Last week, the US Senate employed the “nuclear option” to confirm Supreme Court Justice Neil Gorsuch. Instead of the 60 votes needed to confirm the candidate to a lifetime position in the highest court of the United States, Republicans only needed 51, or a simple majority.
In an action orchestrated by Senate Majority Leader Mitch McConnell (R — Ky.), the Senate rules changed so that lawmakers in the minority party are no longer able to block presidential appointments to the Supreme Court. This move is so extreme that it is colloquially known as the “nuclear option.”
There is a strong case for demanding a supermajority when the Constitution is at stake, one which has been replicated in many countries with written constitutions. Without this threshold, concerns that the recent change of rules will place less importance on how a judge has ruled prior to his nomination to the Supreme Court abound. Instead, the focus will shift toward judges acting more like political appointees. At first glance, there seems to be a danger that Supreme Court justices will now be idealists representing political interests, as opposed to moderate judges who could achieve a bipartisan backing with 60 votes.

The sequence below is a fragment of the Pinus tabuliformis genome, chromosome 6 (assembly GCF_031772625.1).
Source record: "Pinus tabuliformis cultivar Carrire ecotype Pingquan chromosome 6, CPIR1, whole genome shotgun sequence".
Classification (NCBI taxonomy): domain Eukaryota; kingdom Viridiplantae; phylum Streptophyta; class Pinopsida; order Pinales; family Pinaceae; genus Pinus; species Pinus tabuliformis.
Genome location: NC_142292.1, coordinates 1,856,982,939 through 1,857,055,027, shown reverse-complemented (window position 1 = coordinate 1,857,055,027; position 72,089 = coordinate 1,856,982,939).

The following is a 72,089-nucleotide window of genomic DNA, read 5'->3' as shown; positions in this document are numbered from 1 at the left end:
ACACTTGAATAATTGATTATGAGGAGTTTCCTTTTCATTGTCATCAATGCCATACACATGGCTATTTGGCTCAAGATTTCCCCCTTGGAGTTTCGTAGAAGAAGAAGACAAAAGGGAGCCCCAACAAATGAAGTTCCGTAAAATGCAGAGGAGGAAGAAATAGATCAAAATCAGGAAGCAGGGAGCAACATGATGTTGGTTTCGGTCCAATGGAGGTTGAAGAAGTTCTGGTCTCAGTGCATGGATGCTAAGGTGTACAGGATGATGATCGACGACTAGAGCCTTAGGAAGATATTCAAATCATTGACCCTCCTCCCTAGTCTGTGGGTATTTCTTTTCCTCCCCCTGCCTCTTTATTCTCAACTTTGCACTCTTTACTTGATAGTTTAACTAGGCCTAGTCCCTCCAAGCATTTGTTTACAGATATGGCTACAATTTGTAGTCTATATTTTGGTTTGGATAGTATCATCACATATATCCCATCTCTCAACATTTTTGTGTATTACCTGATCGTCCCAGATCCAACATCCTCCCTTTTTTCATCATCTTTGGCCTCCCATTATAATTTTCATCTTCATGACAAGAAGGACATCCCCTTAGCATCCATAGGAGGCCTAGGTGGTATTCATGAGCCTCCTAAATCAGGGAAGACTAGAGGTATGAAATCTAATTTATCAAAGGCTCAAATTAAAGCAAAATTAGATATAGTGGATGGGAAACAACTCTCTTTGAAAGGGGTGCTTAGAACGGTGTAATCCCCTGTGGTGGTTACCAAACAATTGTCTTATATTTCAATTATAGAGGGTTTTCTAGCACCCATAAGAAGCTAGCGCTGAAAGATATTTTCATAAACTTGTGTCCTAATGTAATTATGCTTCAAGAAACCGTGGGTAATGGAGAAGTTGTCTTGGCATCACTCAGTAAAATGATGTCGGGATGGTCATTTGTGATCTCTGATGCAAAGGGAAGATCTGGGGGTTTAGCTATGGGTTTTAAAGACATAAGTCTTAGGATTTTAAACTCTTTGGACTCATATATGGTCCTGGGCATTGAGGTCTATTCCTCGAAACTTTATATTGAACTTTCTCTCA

However, the system of constitutional checks and balances between the judicial and the executive still stands strong. The authority by which a federal judge blocked two of President Donald Trump’s travel bans still exists.
The Constitution makes no reference to either legislative or judicial filibusters, and, in fact, the judicial filibuster never existed before 2003, when it was created by the Democratic Party to defeat many of President George W. Bush’s conservative nominees to the federal appeals court. Thus, for some, any change to the filibuster would merely return the United States to the system used when the country was founded before it was altered by Democrats.
In this case, the nuclear option was only invoked after a Democrat-led filibuster left Gorsuch with only four Democrat votes, six short of the 60-vote threshold. Interestingly enough, Gorsuch, confirmed 54 to 45, got more votes than did Supreme Court Judge Clarence Thomas at 52 to 48, but Thomas had not even been filibustered.
After the failure to repeal the Affordable Care Act, Washington, D.C., is less bipartisan than ever. The focus in the legislative branch seems to lie less in choosing a high-quality judge and more with sending the president a message. Democrats want to fight back every aspect of his agenda and nominations, even in the Supreme Court, which has traditionally been void of partisan play.
Partisan rancor has no place within the Supreme Court. It is a shame that Democrats fought so hard against a perfectly moderate judge. Denying a candidate, not because of his lack of qualifications, but simply because he came from the opposite political party, is dangerous. At the end of the day, the victims of this mindless political bickering will only be the American people.
Martha Petrocheilos is a student at the Law Center. Millennial’s Corner appears every other Tuesday.
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